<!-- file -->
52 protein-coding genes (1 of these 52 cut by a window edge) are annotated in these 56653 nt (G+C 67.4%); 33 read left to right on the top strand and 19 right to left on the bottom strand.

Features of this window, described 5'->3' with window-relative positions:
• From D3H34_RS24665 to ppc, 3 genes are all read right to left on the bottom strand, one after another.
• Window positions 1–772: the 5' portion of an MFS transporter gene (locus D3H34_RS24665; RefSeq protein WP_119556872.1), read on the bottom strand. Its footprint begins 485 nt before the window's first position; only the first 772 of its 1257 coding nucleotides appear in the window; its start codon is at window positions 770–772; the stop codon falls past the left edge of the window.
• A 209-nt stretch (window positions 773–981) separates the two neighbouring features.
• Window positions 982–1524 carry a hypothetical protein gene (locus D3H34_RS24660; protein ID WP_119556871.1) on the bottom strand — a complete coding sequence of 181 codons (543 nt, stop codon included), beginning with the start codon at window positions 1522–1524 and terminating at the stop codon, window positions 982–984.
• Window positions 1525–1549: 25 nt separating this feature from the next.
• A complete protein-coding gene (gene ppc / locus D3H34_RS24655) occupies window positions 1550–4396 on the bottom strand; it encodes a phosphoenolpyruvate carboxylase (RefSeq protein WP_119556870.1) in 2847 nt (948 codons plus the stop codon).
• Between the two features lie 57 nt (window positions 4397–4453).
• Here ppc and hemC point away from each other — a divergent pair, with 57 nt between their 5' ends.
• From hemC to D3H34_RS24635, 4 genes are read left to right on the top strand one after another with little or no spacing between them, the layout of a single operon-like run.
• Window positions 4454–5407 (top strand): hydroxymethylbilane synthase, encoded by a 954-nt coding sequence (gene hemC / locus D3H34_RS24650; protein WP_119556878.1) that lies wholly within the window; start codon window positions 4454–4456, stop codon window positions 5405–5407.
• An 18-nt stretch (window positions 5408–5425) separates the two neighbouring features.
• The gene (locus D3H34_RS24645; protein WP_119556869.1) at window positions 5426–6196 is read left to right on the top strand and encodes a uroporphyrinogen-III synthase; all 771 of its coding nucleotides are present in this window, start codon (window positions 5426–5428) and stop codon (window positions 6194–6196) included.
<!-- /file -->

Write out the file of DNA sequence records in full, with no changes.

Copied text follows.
52 protein-coding genes (1 of these 52 cut by a window edge) are annotated in these 56653 nt (G+C 67.4%); 33 read left to right on the top strand and 19 right to left on the bottom strand.

Features of this window, described 5'->3' with window-relative positions:
• From D3H34_RS24665 to ppc, 3 genes are all read right to left on the bottom strand, one after another.
• Window positions 1–772: the 5' portion of an MFS transporter gene (locus D3H34_RS24665; RefSeq protein WP_119556872.1), read on the bottom strand. Its footprint begins 485 nt before the window's first position; only the first 772 of its 1257 coding nucleotides appear in the window; its start codon is at window positions 770–772; the stop codon falls past the left edge of the window.
• A 209-nt stretch (window positions 773–981) separates the two neighbouring features.
• Window positions 982–1524 carry a hypothetical protein gene (locus D3H34_RS24660; protein ID WP_119556871.1) on the bottom strand — a complete coding sequence of 181 codons (543 nt, stop codon included), beginning with the start codon at window positions 1522–1524 and terminating at the stop codon, window positions 982–984.
• Window positions 1525–1549: 25 nt separating this feature from the next.
• A complete protein-coding gene (gene ppc / locus D3H34_RS24655) occupies window positions 1550–4396 on the bottom strand; it encodes a phosphoenolpyruvate carboxylase (RefSeq protein WP_119556870.1) in 2847 nt (948 codons plus the stop codon).
• Between the two features lie 57 nt (window positions 4397–4453).
• Here ppc and hemC point away from each other — a divergent pair, with 57 nt between their 5' ends.
• From hemC to D3H34_RS24635, 4 genes are read left to right on the top strand one after another with little or no spacing between them, the layout of a single operon-like run.
• Window positions 4454–5407 (top strand): hydroxymethylbilane synthase, encoded by a 954-nt coding sequence (gene hemC / locus D3H34_RS24650; protein WP_119556878.1) that lies wholly within the window; start codon window positions 4454–4456, stop codon window positions 5405–5407.
• An 18-nt stretch (window positions 5408–5425) separates the two neighbouring features.
• The gene (locus D3H34_RS24645; protein WP_119556869.1) at window positions 5426–6196 is read left to right on the top strand and encodes a uroporphyrinogen-III synthase; all 771 of its coding nucleotides are present in this window, start codon (window positions 5426–5428) and stop codon (window positions 6194–6196) included.